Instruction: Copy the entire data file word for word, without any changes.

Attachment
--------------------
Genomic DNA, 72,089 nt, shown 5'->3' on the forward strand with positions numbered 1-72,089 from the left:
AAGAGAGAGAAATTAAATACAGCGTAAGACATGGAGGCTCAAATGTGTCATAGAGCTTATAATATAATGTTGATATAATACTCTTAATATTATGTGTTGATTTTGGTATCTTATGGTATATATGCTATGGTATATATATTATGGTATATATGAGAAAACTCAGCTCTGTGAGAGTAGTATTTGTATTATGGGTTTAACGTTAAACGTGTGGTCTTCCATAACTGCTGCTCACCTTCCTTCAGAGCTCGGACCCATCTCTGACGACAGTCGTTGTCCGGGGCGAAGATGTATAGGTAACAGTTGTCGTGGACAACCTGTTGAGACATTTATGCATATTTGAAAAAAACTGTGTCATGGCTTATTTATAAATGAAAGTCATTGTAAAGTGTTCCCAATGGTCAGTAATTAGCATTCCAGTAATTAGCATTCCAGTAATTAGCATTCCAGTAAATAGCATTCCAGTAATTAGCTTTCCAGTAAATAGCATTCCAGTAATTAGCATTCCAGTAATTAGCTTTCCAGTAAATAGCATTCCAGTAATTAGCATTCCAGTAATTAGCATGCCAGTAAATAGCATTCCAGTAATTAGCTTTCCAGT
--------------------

Genomic DNA, 72,089 nt, shown 5'->3' on the forward strand with positions numbered 1-72,089 from the left:
AAGAGAGAGAAATTAAATACAGCGTAAGACATGGAGGCTCAAATGTGTCATAGAGCTTATAATATAATGTTGATATAATACTCTTAATATTATGTGTTGATTTTGGTATCTTATGGTATATATGCTATGGTATATATATTATGGTATATATGAGAAAACTCAGCTCTGTGAGAGTAGTATTTGTATTATGGGTTTAACGTTAAACGTGTGGTCTTCCATAACTGCTGCTCACCTTCCTTCAGAGCTCGGACCCATCTCTGACGACAGTCGTTGTCCGGGGCGAAGATGTATAGGTAACAGTTGTCGTGGACAACCTGTTGAGACATTTATGCATATTTGAAAAAAACTGTGTCATGGCTTATTTATAAATGAAAGTCATTGTAAAGTGTTCCCAATGGTCAGTAATTAGCATTCCAGTAATTAGCATTCCAGTAATTAGCATTCCAGTAAATAGCATTCCAGTAATTAGCTTTCCAGTAAATAGCATTCCAGTAATTAGCATTCCAGTAATTAGCTTTCCAGTAAATAGCATTCCAGTAATTAGCATTCCAGTAATTAGCATGCCAGTAAATAGCATTCCAGTAATTAGCTTTCCAGT